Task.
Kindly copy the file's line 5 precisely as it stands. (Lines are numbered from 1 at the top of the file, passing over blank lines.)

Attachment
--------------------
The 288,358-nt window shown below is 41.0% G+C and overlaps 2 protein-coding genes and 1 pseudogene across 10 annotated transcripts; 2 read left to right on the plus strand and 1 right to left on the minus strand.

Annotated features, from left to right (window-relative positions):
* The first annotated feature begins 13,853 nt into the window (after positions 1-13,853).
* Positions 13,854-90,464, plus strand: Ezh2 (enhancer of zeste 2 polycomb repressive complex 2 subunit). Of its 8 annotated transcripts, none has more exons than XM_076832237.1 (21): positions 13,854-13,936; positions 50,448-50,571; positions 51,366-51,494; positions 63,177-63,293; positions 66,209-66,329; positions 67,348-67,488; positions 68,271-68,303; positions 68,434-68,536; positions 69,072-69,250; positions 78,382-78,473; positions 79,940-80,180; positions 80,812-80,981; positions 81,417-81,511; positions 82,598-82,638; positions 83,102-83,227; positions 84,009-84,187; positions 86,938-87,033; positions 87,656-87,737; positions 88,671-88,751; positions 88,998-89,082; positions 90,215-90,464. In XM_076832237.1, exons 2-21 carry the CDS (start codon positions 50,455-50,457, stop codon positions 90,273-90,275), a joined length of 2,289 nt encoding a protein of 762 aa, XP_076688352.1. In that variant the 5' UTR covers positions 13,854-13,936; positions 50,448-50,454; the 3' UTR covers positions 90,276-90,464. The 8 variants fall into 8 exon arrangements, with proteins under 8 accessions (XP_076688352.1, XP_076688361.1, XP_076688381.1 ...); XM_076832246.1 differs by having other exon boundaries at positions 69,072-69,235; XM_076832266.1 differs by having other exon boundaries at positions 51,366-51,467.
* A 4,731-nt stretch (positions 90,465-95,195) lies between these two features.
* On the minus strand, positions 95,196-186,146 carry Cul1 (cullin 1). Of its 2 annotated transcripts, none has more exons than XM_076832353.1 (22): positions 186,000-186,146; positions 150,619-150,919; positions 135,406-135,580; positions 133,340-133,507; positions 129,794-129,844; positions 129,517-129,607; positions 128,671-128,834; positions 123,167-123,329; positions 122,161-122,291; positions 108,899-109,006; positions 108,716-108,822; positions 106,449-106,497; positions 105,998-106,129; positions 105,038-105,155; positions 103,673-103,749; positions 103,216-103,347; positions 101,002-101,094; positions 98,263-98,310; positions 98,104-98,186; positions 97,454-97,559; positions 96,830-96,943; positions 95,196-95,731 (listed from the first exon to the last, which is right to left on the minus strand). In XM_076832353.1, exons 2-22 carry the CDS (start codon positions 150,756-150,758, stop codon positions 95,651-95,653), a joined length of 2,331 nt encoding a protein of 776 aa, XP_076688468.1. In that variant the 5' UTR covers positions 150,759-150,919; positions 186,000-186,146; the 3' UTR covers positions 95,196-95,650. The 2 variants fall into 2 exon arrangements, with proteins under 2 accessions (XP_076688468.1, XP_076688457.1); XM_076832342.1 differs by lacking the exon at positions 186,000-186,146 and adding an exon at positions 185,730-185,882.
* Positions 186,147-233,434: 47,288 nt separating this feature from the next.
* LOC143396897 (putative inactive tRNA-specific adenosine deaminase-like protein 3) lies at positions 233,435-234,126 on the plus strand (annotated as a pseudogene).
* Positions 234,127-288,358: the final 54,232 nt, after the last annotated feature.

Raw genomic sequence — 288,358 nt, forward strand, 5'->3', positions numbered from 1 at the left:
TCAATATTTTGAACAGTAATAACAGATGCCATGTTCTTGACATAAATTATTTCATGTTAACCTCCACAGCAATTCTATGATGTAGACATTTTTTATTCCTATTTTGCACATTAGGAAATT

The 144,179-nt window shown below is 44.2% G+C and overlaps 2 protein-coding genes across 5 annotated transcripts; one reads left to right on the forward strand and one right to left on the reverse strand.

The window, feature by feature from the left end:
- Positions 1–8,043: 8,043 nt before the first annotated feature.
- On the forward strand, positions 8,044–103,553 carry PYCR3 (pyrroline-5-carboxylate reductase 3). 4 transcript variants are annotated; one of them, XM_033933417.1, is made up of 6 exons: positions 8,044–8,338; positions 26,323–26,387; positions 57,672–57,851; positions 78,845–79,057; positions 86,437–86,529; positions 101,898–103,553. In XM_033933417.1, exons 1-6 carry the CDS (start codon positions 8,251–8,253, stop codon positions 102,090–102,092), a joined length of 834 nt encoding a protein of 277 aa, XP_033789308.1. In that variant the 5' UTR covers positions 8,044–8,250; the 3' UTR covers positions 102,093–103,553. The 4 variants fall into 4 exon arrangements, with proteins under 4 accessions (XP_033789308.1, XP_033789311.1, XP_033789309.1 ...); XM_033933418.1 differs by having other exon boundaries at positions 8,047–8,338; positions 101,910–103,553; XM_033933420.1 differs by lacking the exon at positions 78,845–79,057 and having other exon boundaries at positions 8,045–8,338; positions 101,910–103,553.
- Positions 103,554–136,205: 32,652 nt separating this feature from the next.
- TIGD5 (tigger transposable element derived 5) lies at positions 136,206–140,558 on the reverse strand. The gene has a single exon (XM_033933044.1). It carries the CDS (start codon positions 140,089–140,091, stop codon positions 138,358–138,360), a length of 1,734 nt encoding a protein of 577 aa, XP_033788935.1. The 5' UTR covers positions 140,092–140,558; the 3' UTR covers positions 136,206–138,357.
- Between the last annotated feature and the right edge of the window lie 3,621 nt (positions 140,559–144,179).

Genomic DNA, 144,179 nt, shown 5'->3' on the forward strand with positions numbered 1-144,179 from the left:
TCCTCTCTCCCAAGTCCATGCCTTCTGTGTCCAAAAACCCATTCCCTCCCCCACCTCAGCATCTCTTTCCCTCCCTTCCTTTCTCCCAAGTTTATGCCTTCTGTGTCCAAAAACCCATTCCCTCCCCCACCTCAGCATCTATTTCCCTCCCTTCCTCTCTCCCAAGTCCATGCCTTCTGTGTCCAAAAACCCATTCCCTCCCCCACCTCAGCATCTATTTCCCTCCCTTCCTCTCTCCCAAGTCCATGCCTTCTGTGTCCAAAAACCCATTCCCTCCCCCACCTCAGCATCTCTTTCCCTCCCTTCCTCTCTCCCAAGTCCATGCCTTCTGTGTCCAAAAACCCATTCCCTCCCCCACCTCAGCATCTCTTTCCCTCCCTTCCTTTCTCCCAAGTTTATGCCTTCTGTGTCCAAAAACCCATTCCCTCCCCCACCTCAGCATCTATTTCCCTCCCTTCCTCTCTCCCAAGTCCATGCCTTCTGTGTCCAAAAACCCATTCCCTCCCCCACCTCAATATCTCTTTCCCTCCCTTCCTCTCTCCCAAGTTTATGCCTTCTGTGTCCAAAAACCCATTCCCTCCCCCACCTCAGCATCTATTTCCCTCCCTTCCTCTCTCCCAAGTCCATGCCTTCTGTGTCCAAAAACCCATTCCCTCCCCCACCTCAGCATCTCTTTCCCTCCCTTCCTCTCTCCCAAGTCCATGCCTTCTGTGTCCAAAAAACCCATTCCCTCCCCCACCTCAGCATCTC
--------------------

* A 4,731-nt stretch (positions 90,465-95,195) lies between these two features.